Brighter Red: An Immigrant Son Envisions Canada

Gavin Barrett was among those strangers who helped me when I came to Toronto in July 2008. Although he’s from Mumbai I met him in Toronto. As it turned out, his suggestion led to my working at the Indo-Canada Chamber of Commerce. 

After reading Kevin Lobo’s book Brighter Red: An Immigrant Son Envisions Canada, I realise Gavin, besides being a successful advertising professional, has also made it his avocation to help newcomers to Canada. 

I’ll write about him later, perhaps when he restarts writing poetry. This blog is about Kevin Lobo’s Brighter Red.

Kevin Lobo is a man we should take seriously. He will be representing us in the federal parliament one day in the very near future. I’m convinced about that after reading his book. 

And when that happens, we’ll be in safe hands. Again, I say this with conviction because the underlying feature in his memoir and political philosophy (he terms it his “Simple Dream”) is tolerance. 

Kevin’s a Conservative and I don’t agree with many of his political views. But what comes through in his book with clarity and sincerity is his tolerance to differing views. He also has a rare trait (and one wishes it’ll last) is an ability to probe his own beliefs and hold them up for scrutiny.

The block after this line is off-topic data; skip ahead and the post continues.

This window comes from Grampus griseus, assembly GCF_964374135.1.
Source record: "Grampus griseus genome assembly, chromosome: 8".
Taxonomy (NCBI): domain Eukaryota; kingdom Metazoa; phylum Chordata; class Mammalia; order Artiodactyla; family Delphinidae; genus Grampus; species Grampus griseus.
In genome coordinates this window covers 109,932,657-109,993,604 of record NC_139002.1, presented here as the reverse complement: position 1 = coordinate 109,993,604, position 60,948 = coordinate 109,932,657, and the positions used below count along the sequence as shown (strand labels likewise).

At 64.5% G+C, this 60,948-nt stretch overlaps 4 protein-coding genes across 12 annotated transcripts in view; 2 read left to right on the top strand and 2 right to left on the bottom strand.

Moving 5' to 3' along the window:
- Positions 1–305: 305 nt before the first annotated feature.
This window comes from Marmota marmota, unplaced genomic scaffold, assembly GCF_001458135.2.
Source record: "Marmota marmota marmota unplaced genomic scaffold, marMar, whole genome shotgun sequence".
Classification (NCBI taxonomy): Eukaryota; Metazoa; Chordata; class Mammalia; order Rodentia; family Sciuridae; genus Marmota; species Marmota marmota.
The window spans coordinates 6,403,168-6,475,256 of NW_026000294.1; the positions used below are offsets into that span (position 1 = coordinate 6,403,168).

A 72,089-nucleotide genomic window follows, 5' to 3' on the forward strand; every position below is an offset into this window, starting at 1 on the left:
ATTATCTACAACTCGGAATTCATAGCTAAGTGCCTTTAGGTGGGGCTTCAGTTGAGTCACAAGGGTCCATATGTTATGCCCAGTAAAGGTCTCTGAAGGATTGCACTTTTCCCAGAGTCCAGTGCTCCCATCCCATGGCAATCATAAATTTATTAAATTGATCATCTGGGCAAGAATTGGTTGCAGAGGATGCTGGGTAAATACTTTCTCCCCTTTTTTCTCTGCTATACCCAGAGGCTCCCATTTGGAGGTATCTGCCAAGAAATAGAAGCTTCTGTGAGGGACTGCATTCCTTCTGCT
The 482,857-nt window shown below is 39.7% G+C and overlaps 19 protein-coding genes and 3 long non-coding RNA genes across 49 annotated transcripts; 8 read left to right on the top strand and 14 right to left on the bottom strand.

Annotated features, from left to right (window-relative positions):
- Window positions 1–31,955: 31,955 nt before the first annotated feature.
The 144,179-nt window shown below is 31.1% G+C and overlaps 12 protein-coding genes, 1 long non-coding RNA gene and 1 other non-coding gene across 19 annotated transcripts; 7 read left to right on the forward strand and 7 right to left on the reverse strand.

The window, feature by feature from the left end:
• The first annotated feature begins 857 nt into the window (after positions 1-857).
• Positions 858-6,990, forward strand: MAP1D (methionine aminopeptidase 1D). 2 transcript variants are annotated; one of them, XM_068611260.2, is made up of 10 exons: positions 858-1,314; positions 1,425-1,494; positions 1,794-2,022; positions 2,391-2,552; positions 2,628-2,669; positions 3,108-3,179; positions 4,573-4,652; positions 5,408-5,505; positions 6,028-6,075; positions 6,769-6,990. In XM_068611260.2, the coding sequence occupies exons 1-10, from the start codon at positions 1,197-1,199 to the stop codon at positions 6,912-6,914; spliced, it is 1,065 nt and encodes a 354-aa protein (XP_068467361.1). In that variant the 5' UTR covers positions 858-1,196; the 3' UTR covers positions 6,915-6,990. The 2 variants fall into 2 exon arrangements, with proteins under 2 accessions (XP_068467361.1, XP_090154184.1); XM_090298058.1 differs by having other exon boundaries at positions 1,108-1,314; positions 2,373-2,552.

Brighter Red
 begins as a memoir and Kevin narrates his immigrant story with detachment. Again, this is rare. I’ve been an immigrant here, too, and I doubt if I would be able to narrate my story with the same sense of detachment. 

He quickly moves on to his political philosophy and discusses the various socio-political and economic issues that beset Canada. 

Here, too, his descriptions, his arguments, his advocacy of alternatives are based on a deep-rooted understanding of the issues. He doesn’t adopt a journalistic style of being on an even keel while writing, neither does indulge in needless hyperbole. 

That is not to imply that he doesn’t feel passionately about these issues. He does and given an opportunity, will definitely shape officially policy with passion. 

Finally, the heartfelt praise of the Indian ethos in several places and in different contexts in the book surprised me.

In the nearly two years that I’ve been here in Canada and have interacted with immigrants from India, I’ve met some who feel acutely embarrassed to acknowledge their Indian roots. 

Kevin lavishes fulsome praise on India. That is so rare and commendable, especially so because he immigrated to Canada from the Middle East and must have left India many years ago. 

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